A dog greets his owner

After a run with several dogs visiting the Milton dog park, “Stormy” a white German shepherd, takes a moment to check in with his owner, Ben Hirte of Milton. Hirte said he and his pets are frequent visitors to the park and praised Milton for offering an amenity of its quality.

Some 12 city-owned parks are undergoing an assessment process the results of which will be used to create a Comprehensive Outdoor Recreation Plan (CORP). The document will outline future plans for citywide parks and is a prudent step toward eligibility when applying for Wisconsin Department of Natural Resources (DNR) grants available for park improvements, according to Administrative Services Director Inga Cushman.

Recently, Cushman told members of the Parks and Recreation Commission that the city has approximately 117 acres of parkland, including 86 acres of neighborhood parks, and while Schilberg Park is designated as a community park, it is owned by the Milton School District, and therefore not included within the city’s 2019 Parks Review, parts of which are still being executed in 2020, and Parks and Recreation Commission 2020 Work Plan, nor will it be included within the draft and final version of the CORP.

A CORP is developed to cover a five-year period, Cushman said, noting that the last time the city updated its plan was in 2000, with that plan running from 2001 to 2005.

“We have started and stopped this process a couple of times since then,” Cushman said.

A timeline to develop a CORP began in August, with data collected through park inspections conducted by park commissioners and city staff, a needs assessment survey made available online, and a public input meeting.

In September, the timeline called for commissioners to review data collected and make their recommendations about items for inclusion in the CORP.

Earlier this month, a draft of the CORP was shared with commissioners for their review, Cushman said. A “final” CORP will undergo review by the commission, along with its approval recommended to the city council, on Oct. 19. The city’s Plan Commission is anticipated to review the final CORP and recommend it to the council on Oct. 20, according to the timeline. The council is anticipated to review and approve the plan during its meeting on Oct. 20.

Survey

The needs assessment survey was made available to residents online between Aug. 19 and Sept. 14, Cushman said.

In a summary, Cushman shared the following results:

  • Sixty-five individuals responded to the survey. Over half of the respondents (60.9%) were in the 35-44 year old category. Almost 75% of the respondents identified as female, and almost all identified as white or Caucasian. Almost half of all respondents (47.6%) were from the city of Milton. The remaining respondents were from the towns of Milton, Harmony, Fulton and Janesville, and the city of Janesville, and four indicated “Other” as where they live.
  • The overwhelmingly preferred method to receive information about parks and recreation facilities is through Facebook, followed by the city of Milton’s website. The bi-monthly utility bill newsletter and the newspaper also had higher responses.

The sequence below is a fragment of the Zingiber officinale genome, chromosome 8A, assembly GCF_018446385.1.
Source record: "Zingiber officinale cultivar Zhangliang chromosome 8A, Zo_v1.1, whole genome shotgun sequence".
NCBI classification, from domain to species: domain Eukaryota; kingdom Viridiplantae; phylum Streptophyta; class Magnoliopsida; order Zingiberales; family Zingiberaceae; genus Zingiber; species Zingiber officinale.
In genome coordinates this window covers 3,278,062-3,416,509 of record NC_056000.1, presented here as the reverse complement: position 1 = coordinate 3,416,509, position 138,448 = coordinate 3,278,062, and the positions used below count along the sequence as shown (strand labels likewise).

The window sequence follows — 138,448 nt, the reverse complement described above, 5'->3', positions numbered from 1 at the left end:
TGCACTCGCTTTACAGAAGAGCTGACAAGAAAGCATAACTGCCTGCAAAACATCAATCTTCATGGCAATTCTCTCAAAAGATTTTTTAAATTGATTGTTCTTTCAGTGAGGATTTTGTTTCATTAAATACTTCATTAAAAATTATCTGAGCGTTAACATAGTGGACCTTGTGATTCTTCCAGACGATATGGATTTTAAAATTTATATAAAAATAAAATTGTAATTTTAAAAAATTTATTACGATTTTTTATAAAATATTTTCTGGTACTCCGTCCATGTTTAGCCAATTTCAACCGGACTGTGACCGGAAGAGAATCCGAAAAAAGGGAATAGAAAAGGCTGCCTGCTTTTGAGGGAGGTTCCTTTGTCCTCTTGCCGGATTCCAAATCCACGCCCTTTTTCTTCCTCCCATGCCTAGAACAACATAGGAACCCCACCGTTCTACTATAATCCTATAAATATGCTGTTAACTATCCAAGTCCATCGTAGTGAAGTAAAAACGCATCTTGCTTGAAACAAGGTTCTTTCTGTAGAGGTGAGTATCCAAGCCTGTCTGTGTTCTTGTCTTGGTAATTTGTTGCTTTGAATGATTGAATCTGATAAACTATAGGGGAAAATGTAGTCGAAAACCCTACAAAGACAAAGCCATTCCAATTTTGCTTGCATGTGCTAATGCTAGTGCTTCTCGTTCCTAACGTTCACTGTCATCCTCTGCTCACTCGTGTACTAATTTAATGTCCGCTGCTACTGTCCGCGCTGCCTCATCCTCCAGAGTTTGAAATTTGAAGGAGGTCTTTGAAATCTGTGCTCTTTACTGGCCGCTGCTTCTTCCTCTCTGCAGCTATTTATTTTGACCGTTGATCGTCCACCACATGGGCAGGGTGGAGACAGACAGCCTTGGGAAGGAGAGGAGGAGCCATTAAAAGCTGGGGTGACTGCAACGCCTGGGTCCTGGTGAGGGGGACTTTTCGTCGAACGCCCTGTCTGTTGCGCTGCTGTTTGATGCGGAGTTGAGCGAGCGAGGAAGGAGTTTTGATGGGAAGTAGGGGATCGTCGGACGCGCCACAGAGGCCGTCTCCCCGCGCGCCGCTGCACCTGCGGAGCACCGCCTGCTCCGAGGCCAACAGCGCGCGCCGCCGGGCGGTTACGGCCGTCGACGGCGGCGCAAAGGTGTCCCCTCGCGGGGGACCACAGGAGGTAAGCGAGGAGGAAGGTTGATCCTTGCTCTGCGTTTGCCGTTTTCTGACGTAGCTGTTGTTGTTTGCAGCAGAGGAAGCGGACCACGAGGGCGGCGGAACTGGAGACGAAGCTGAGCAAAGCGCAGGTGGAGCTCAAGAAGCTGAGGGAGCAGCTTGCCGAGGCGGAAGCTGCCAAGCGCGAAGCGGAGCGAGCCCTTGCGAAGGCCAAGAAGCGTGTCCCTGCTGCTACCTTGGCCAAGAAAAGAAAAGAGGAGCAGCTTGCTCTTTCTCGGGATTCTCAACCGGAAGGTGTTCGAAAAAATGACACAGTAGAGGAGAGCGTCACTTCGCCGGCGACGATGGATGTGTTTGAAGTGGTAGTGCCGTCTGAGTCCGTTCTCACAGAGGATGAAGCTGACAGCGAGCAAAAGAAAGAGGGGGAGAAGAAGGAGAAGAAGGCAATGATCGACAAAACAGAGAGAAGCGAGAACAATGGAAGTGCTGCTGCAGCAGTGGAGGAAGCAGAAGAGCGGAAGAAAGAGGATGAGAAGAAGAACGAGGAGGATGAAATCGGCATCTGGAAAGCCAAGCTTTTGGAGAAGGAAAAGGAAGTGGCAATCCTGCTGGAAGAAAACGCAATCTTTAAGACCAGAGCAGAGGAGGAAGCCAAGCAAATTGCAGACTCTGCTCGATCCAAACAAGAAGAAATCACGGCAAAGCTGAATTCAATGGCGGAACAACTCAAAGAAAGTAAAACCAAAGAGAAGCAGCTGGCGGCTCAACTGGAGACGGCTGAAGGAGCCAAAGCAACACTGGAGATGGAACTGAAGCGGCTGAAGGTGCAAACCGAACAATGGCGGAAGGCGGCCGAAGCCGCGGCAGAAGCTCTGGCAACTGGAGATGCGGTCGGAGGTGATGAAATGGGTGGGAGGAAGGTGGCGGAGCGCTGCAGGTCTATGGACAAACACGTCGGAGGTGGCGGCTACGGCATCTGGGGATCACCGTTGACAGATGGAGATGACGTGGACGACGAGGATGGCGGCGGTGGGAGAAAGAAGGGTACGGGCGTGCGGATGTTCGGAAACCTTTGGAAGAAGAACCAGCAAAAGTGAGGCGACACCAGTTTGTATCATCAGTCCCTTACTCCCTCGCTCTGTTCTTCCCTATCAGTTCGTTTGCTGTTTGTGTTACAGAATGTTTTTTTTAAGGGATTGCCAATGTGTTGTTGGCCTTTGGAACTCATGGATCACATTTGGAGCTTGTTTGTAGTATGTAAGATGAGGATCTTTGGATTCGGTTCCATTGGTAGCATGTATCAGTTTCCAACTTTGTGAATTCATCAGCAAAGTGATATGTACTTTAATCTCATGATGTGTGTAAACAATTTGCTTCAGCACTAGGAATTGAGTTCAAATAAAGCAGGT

• Based on the responses, the park used most often in a 30-day period during a typical summer is South Goodrich Park. There wasn’t any park listed that was never used by all respondents. A majority of respondents rated the existing parks and recreational facilities in the city of Milton as a 3 or better on a five-point scale with 5 being Excellent. The respondents were asked if they “1-Strongly Disagree” or “5-Strongly Agree” that the parks and recreation facilities fulfill their personal needs and their community’s needs. A majority responded with a response of 3-5. In addition, using the same scale, the respondents were asked if there are adequate parks and recreational facilities in their neighborhoods. A majority responded to this question with a 3 or better.
  • According to Cushman, the overall takeaway from open-ended responses: “is improving maintenance of the parks and playground equipment and upgrading existing equipment. There were many respondents who appear to be associated with a club softball team that uses the South Goodrich Park softball field. There were a variety of comments related to improvements requested for the field. There was also discussion on additional or improved natural elements and adult play equipment or exercise equipment. Some respondents also commented on additional basketball hoops, a skate park, outdoor pool, bathrooms at more parks, benches, bike racks, shade and shaded seating at Crossridge Park, art, and improvements to scoreboards and bleachers in some parks.”

Public Input meeting

A virtual public input meeting to allow residents to offer suggestions about parks was held Sept.10. While several Parks and Recreation Commissioners, including Lee Ann Hare, Ryan Peterson, Karen Reed and Howie Robinson, and City of Milton Common Council member Lynda Clark and Mayor Anissa Welch were in attendance, other members of the public did not attend.

During the meeting, Clark offered several ideas for park improvements, saying, “overall, our parks are in very good shape,” but noting her concern about “how many trees are in them.”